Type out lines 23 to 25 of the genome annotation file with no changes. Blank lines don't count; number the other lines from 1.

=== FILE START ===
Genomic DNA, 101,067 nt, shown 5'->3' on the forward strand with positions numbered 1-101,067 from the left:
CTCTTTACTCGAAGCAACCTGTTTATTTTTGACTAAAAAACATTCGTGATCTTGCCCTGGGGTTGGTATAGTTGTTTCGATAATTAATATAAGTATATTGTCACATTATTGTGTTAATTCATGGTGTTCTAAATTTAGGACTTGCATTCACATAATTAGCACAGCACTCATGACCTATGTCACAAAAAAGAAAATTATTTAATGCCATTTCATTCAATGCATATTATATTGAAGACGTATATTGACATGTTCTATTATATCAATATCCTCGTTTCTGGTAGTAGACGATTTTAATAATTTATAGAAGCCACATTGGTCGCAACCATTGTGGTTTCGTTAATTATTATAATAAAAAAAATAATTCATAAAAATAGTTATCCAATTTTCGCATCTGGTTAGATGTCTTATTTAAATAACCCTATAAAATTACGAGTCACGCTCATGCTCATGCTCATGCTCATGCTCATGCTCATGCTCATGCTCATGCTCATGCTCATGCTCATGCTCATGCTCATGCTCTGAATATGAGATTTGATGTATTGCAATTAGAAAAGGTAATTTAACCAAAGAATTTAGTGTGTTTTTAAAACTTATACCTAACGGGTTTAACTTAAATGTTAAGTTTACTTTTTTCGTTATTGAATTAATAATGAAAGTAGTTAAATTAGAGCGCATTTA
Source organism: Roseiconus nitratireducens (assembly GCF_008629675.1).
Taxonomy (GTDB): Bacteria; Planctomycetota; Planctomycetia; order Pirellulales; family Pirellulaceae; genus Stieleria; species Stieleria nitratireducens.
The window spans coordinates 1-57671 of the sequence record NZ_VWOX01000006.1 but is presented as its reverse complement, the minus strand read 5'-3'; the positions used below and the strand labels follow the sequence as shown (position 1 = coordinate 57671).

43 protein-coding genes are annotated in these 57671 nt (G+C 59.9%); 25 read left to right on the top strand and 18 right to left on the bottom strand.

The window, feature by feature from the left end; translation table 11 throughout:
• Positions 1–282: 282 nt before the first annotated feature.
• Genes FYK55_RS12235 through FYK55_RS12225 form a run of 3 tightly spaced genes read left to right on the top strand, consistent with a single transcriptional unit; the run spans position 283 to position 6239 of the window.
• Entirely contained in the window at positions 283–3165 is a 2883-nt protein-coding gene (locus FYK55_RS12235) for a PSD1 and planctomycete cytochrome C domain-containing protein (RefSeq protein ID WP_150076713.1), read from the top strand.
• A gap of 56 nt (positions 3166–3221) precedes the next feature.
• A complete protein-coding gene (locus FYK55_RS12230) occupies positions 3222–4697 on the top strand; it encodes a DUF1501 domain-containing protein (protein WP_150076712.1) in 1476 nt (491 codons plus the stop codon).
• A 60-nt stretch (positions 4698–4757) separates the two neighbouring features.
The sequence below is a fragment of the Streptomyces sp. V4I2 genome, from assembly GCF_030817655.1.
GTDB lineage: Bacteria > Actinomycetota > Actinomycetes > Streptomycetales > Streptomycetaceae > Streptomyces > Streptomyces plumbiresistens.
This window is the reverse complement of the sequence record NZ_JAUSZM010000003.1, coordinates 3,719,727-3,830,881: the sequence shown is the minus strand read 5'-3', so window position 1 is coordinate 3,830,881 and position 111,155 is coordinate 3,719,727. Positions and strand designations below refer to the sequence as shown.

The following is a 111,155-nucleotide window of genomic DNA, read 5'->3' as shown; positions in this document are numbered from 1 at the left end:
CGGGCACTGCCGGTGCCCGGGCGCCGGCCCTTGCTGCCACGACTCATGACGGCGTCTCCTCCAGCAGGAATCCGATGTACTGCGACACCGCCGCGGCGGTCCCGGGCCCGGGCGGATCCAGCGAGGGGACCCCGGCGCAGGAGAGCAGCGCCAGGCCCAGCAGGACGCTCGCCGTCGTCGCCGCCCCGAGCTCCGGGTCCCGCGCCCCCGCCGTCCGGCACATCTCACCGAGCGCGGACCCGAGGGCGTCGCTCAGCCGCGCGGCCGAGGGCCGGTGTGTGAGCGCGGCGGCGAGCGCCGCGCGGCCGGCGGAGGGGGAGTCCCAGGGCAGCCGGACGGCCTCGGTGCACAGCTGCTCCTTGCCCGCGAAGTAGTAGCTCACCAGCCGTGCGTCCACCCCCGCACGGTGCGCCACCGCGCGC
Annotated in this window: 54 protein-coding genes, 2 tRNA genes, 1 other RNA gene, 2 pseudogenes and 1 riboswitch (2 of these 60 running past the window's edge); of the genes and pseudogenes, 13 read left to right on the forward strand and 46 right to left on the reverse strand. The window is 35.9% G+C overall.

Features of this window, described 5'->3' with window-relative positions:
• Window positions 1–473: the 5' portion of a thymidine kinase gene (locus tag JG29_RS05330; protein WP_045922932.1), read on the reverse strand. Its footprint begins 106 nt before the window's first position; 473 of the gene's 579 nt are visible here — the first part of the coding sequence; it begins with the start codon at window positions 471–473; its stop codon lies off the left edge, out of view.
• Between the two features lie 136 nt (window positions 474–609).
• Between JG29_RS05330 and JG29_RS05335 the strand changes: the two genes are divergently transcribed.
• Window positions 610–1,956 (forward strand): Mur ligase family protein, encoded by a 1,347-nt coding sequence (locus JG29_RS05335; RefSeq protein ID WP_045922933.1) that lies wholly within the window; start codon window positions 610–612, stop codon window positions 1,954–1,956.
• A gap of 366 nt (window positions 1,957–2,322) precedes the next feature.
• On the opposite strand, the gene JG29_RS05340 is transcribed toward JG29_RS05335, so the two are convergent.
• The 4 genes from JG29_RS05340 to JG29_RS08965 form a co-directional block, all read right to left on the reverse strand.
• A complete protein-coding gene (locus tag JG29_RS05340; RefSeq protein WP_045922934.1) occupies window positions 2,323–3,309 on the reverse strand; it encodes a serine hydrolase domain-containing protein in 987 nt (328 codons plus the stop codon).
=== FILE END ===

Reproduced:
• Between JG29_RS05330 and JG29_RS05335 the strand changes: the two genes are divergently transcribed.
• Window positions 610–1,956 (forward strand): Mur ligase family protein, encoded by a 1,347-nt coding sequence (locus JG29_RS05335; RefSeq protein ID WP_045922933.1) that lies wholly within the window; start codon window positions 610–612, stop codon window positions 1,954–1,956.
• A gap of 366 nt (window positions 1,957–2,322) precedes the next feature.